Misdiagnosis in gifted kids?

iVillage Member
Registered: 05-18-2005
Misdiagnosis in gifted kids?
15
Thu, 10-18-2012 - 1:28pm

This is something that's been coming up among my IRL circle lately.  It seems like the intensity, focus, asynchrony and quirkiness common in gifted kids can be difficult to distinguish from situations where there is really a problem.  You get kids who compensate so well that ADHD or spectrum issues are missed, or others who are pushed to a diagnosis that isn't really there.  Has anybody run into this?  I'd particularly be interested in hearing from folks in public school, since I hear so much about stampedes to label/medicate kids who are difficult or require more attention.

Gwen 

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iVillage Member
Registered: 09-13-1999
Sun, 10-21-2012 - 9:00pm

Mom ladybug, have you seen a pediatrician who specializes in behavior and development?   It's a fairly new specialty that's evolved over the last 15 years or so with its own board and certification.  I'm pretty familiar with it because I have a family member who has been at the forefront of the specialty and is a leader in it.    Regular pediatrics, until very, very recently had almost no training at all in behavior and development and parents have gotten some pretty appalling advice.  I don't know how old your DS is but seeing a developmental pediatrician is something to consider.

iVillage Member
Registered: 02-17-2004
Sun, 10-21-2012 - 9:43pm

Oh, thank you.  DS is 5 (6 next month).  The ped office we finally ended up with has a dev. ped on staff although we have never seen him specifically.  I am not sure what else he could add.  We have an autism center as our central point, one of the top ped neuro who does  a whole body perspective, speech therapist, OT, social therapist who also does ABA, and now developmental vision optometrist.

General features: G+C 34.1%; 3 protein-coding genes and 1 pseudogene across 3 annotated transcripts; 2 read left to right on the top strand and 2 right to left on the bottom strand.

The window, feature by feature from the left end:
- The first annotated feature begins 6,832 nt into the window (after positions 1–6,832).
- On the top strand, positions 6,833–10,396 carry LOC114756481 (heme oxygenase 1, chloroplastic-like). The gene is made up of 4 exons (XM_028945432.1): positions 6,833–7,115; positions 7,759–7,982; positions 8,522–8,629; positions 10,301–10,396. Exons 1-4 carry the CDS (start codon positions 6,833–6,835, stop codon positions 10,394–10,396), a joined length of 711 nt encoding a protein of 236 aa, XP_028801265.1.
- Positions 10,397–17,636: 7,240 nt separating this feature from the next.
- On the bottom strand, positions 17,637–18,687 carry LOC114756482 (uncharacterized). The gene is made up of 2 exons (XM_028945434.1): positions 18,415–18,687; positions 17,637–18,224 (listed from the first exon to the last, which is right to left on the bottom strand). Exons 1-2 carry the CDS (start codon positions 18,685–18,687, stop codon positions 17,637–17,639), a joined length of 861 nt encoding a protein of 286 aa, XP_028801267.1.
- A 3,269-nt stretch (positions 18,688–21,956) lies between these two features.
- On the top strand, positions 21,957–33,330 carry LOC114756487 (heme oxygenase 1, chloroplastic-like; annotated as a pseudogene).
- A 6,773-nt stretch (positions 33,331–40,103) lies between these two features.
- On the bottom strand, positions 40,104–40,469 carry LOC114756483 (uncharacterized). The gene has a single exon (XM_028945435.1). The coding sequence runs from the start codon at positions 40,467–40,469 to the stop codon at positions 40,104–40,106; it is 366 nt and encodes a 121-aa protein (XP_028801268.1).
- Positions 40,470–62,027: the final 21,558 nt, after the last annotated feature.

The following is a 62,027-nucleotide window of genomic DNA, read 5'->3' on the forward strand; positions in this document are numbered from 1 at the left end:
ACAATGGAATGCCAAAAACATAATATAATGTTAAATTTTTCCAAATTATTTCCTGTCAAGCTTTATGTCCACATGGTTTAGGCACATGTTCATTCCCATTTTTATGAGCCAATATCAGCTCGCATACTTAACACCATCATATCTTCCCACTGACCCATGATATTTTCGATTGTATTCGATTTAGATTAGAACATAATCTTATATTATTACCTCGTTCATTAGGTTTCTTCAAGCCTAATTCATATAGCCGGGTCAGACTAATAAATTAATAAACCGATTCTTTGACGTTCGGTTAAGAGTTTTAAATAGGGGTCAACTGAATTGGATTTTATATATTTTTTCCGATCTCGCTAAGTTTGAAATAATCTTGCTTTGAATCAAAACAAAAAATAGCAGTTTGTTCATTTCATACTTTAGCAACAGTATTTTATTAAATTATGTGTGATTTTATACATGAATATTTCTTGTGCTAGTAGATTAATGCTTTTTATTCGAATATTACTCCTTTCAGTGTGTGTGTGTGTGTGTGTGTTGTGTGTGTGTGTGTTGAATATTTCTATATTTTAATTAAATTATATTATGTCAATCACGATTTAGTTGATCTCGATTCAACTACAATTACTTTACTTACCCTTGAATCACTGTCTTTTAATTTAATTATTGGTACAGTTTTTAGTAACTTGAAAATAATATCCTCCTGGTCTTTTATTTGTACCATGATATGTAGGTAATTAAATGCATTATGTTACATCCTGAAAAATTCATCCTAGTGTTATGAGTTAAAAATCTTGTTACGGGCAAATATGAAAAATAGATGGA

We think that DS is responding really well to all the therapy he's had to date.  But to be honest, we tackle the biggest issue and then see what's next on the plate.  I am terrified of this big brain development that is supposed to happen around 7-8!  Any ideas on anything we don't have covered?

iVillage Member
Registered: 04-16-2001
Mon, 10-22-2012 - 10:50am

While I agree that if you take the wait and see approach you can miss a critical time for therapy.  Which is why our youngest was probably the only kid in the school's history to go from "extra-help reading" to the highly gifted program (his older brother had some reading/writing issues so everyone was quick to help when this kid wasn't reading as early as expected).  OTOH, there can be harm in labeling a kid with autism or ADD or a learning difference that is simply part of their personality.   For some kids, the attempts to fix can be very difficult and can have somewhat negative outcomes.  Your son sounds like he is doing great and may not need further supports.  It can be very scary to take those away, but he may well soar.

For schools, the difficulty is cost and also not always seeing the benefit.  Does every quirky, introverted, socially awkward kid need the intervention of an autism specialist?  Will every kid even marginally on the specturm require ABA?  If the money is used for "borderline" cases, how does the rest of the school population suffer from reduced funding and resources?  While as parents we want to err on the side of getting services and in some situations (including some with my IRL friends) services are improperly denied, school districts have to keep an eye on the bottom line.

I hope your son continues to do great. 

iVillage Member
Registered: 05-27-1998
Mon, 10-22-2012 - 11:16am

" It's interesting that a school's academic level can be less important to the well being of a gifted child than the flexibility and support provided by the school. "

It is, indeed. I'm trying to graciously impart the lessons we've learned to a friend whose gifted daughter is miserable in her super-competitive public high school (the same one where my daughter was unhappy). She's a senior and wants to apply to some lower-key Christian and second-tier liberal arts colleges rather than the Ivies where her dad is insisting she apply. As my daughter puts it, "I'll be smart and successful wherever I am happy."

iVillage Member
Registered: 10-20-2012
Sun, 10-28-2012 - 10:46am

Both gifted kids and children with learning disabilities need different kinds of attention. Since both are different cases, certain therapy applies and unique approach to learning is needed. It is our responsibility as parents and educators to understand their situation and give them the needed support and understanding as much as we can.

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